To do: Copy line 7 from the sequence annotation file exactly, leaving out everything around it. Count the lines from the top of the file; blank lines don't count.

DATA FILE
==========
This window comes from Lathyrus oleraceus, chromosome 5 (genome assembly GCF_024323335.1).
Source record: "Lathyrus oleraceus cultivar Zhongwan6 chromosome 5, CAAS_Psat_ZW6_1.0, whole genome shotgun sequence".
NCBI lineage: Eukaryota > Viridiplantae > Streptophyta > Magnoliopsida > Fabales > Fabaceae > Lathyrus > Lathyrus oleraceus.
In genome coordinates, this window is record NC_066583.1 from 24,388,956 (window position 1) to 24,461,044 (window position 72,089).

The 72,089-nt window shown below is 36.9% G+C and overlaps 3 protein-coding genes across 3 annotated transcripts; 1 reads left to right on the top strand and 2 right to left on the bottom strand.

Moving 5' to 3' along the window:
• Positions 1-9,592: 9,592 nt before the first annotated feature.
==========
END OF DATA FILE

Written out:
• Positions 1-9,592: 9,592 nt before the first annotated feature.